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New B.C. strata rules make it easier for owners to ask for EV charging stations

The regulations that come into effect immediately will also require strata corps to do electrical planning reports in next few years.
A vehicle at an electric vehicle charging station in Victoria. DARREN STONE, TIMES COLONIST

The B.C. government has introduced new rules that make it easier for homeowners to ask strata developments to provide electric-vehicle (EV) charging stations.

The regulations outline how a homeowner in a strata can ask for an EV station and sets out a timeline for how long strata corporations have to respond to the request.

“Lack of access to electric-vehicle charging should not be a deterrent to people wanting to purchase or rent in a strata complex, which for some is a more affordable housing option,” said Housing Minister Ravi Kahlon in a news release on Wednesday.

The rules also allow stratas to give permission to an owner to have exclusive use of a parking stall on common property for as long as five years if the EV charging station was installed because of the owners request for one.

“British Columbians are choosing electric vehicles at record rates,” said Josie Osborne, minister of energy, mines and low carbon innovation.

Osborne said B.C. passed legislation last month to speed up the transition to zero-emission and electric vehicles in B.C., and this will help strata owners be part of that switch to clean-energy vehicles.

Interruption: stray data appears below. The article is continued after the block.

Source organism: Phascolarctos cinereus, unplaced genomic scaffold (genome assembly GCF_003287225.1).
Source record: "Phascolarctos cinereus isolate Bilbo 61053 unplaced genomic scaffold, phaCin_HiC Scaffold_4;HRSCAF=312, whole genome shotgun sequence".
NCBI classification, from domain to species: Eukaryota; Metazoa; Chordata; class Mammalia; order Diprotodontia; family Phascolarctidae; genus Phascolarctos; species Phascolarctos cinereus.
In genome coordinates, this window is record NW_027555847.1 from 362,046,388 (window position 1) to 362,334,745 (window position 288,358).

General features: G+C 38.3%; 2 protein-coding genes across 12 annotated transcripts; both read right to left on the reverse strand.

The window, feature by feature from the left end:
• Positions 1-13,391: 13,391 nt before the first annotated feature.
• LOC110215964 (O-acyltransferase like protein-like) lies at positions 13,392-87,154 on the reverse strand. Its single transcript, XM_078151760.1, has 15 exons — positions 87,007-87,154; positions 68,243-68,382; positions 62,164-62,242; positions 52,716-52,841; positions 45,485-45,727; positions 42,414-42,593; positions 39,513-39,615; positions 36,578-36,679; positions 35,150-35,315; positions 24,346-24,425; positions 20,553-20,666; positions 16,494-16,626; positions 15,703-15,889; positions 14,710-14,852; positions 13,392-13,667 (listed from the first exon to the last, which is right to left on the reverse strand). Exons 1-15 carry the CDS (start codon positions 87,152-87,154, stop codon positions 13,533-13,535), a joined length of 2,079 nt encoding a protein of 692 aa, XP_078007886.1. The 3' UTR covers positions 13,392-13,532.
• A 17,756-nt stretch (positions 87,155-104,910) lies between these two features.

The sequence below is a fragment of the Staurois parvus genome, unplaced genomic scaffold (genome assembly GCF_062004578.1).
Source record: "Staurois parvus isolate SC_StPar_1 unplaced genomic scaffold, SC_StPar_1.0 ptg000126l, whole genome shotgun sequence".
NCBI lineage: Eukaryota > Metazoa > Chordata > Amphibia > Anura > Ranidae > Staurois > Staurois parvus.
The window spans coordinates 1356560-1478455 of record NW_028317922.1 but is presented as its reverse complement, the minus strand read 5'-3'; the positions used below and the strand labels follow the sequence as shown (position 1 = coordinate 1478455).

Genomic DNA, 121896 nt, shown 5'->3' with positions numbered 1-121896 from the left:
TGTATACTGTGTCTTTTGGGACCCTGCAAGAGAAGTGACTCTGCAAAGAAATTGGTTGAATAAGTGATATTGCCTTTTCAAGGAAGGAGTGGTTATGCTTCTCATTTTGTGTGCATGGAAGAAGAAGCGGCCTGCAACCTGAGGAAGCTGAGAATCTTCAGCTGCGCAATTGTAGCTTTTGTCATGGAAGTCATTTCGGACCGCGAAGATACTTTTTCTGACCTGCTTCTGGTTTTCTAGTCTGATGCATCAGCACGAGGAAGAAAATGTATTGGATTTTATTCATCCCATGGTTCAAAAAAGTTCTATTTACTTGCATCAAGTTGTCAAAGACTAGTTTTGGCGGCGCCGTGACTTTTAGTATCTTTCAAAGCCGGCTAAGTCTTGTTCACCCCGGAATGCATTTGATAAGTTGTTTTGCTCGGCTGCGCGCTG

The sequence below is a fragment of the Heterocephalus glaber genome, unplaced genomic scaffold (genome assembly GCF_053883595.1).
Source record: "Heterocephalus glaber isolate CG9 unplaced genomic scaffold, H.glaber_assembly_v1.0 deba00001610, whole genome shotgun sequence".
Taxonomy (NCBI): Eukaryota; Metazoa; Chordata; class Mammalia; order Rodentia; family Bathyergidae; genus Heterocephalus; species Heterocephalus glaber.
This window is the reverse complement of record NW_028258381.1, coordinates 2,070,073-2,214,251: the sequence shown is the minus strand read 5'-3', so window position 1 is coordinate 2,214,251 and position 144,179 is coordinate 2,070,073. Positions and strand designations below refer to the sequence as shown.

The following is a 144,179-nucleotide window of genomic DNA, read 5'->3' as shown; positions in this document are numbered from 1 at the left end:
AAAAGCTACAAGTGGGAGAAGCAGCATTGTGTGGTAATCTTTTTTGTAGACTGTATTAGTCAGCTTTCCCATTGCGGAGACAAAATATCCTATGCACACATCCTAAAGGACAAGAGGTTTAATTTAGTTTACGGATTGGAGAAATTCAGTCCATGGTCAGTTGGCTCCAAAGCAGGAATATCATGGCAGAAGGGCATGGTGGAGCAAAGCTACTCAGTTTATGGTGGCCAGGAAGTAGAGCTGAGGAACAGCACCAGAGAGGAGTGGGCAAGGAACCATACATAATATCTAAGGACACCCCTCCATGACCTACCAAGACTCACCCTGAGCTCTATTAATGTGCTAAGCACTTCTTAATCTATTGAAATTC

The regulations, which take effect immediately, also require stratas to get an electrical planning report to help them prepare for upgrades to electrical systems needed so buildings can accommodate low-carbon energy solutions such as heating and cooling pumps and EV charging. Small stratas with fewer than five units are exempt from that requirement.

“The upcoming regulations under the Strata Property Act provide a balanced solution to owners who want to purchase electric vehicles and require charging facilities,” said Tony Gioventu, CEO of the Condominium Home Owners Association.

Gioventu said the reports will allow strata corporations to “plan for costs and operations associated with electric demand.”

Details of what is required in the electrical planning reports will be made available online soon. Deadlines for getting one done are being phased in over three years, with stratas in Metro Vancouver, the Fraser Valley and Greater Victoria expected to have an electrical planning report by late 2026. Other areas will have until late 2028.

Another change in the regulations — part of Bill 22, the Strata Property Amendment Act — lowers the voting threshold from three-quarters to a majority to approve certain decisions around EV charging equipment.

For more about B.C.’s EV charger rebate program, go to